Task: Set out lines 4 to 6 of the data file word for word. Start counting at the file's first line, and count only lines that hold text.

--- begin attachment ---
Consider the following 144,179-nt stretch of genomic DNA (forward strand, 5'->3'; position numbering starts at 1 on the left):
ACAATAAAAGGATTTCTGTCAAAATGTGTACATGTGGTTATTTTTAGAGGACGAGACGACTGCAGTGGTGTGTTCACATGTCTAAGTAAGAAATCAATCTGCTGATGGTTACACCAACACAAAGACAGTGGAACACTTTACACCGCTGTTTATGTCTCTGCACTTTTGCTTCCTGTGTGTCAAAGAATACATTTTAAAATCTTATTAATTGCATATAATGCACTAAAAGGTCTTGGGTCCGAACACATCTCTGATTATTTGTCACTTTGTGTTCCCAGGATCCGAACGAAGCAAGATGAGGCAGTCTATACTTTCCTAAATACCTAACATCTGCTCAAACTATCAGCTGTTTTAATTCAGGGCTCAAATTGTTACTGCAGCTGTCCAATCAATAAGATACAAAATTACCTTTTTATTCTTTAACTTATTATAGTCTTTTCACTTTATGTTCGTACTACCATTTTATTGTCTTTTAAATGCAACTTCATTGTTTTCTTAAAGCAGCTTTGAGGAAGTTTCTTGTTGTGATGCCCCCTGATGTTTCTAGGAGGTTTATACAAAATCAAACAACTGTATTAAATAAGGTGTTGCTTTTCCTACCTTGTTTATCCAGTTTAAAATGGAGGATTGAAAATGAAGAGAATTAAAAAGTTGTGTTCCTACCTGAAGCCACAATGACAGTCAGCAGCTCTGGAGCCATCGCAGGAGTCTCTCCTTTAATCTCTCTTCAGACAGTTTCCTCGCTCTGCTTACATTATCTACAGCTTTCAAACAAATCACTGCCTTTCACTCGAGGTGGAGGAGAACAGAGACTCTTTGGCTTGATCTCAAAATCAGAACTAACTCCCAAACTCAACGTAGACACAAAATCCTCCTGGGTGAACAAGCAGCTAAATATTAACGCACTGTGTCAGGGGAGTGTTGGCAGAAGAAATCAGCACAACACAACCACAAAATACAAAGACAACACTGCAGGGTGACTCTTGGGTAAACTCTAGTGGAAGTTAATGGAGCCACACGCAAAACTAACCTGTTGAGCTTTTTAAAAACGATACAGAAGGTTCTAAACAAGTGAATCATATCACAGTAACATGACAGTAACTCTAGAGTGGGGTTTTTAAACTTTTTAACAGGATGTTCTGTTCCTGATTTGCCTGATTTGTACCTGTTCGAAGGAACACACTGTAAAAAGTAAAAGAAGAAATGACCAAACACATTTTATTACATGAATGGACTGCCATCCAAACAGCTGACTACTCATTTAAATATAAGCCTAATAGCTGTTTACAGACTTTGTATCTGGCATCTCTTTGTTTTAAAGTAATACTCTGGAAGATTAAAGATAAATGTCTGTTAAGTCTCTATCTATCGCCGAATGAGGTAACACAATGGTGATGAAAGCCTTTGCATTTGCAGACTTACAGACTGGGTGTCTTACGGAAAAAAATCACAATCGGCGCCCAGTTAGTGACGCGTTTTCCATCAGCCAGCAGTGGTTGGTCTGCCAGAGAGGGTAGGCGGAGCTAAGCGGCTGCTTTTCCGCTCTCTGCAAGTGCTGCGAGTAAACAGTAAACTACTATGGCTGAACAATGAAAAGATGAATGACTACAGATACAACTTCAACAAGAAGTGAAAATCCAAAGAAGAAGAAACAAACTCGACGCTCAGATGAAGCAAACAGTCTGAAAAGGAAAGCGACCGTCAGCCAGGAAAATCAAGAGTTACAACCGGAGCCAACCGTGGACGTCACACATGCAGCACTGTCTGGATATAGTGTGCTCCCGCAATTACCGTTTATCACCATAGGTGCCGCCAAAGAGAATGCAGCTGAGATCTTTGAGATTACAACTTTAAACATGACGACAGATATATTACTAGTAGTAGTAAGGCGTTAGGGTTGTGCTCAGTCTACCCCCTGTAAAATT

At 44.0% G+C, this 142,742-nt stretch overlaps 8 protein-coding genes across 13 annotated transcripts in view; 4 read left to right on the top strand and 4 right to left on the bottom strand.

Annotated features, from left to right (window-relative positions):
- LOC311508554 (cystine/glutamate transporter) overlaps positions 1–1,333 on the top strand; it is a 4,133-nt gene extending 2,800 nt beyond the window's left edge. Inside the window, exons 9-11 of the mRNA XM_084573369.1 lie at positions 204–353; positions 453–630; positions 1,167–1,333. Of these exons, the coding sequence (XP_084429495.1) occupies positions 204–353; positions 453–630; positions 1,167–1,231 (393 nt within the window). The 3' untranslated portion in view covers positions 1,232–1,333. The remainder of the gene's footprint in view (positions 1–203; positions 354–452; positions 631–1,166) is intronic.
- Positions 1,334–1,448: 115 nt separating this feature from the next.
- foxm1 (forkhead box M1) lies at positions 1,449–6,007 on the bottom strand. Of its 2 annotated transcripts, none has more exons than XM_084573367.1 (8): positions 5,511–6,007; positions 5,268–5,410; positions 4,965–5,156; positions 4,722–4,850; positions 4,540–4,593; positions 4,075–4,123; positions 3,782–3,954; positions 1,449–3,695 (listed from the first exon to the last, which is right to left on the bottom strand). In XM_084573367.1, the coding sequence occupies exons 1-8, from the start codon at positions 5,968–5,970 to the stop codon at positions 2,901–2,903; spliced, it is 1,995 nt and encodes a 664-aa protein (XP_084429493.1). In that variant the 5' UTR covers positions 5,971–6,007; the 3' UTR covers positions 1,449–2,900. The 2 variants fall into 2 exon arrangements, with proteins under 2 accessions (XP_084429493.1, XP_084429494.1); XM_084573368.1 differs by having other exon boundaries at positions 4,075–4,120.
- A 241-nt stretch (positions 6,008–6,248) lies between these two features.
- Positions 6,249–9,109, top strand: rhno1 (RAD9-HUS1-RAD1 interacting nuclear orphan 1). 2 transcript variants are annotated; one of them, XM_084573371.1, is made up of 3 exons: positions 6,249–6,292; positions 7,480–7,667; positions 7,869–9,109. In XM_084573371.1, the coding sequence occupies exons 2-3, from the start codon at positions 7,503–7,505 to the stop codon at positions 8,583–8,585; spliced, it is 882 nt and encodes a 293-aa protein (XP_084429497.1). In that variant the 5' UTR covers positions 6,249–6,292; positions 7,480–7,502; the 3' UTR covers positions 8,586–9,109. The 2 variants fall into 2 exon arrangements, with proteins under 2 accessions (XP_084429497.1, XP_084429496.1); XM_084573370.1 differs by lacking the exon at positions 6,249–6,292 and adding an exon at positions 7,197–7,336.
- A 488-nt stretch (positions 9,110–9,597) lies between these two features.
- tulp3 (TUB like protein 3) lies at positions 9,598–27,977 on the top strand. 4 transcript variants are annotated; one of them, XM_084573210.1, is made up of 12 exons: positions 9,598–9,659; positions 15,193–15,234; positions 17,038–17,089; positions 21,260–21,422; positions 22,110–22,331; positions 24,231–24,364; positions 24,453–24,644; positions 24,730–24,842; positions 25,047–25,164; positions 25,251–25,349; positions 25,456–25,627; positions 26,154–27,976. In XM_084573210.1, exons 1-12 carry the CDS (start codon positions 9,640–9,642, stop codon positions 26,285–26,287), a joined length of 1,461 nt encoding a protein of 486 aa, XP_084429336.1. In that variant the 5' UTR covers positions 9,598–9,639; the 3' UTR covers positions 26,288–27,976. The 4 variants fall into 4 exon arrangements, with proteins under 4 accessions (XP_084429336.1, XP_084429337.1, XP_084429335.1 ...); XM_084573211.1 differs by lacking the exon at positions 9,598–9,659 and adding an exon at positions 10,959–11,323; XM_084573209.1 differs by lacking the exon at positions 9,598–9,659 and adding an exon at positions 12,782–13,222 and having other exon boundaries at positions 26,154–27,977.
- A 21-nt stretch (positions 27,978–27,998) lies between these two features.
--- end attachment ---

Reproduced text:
Annotated features, from left to right (window-relative positions):
- LOC311508554 (cystine/glutamate transporter) overlaps positions 1–1,333 on the top strand; it is a 4,133-nt gene extending 2,800 nt beyond the window's left edge. Inside the window, exons 9-11 of the mRNA XM_084573369.1 lie at positions 204–353; positions 453–630; positions 1,167–1,333. Of these exons, the coding sequence (XP_084429495.1) occupies positions 204–353; positions 453–630; positions 1,167–1,231 (393 nt within the window). The 3' untranslated portion in view covers positions 1,232–1,333. The remainder of the gene's footprint in view (positions 1–203; positions 354–452; positions 631–1,166) is intronic.
- Positions 1,334–1,448: 115 nt separating this feature from the next.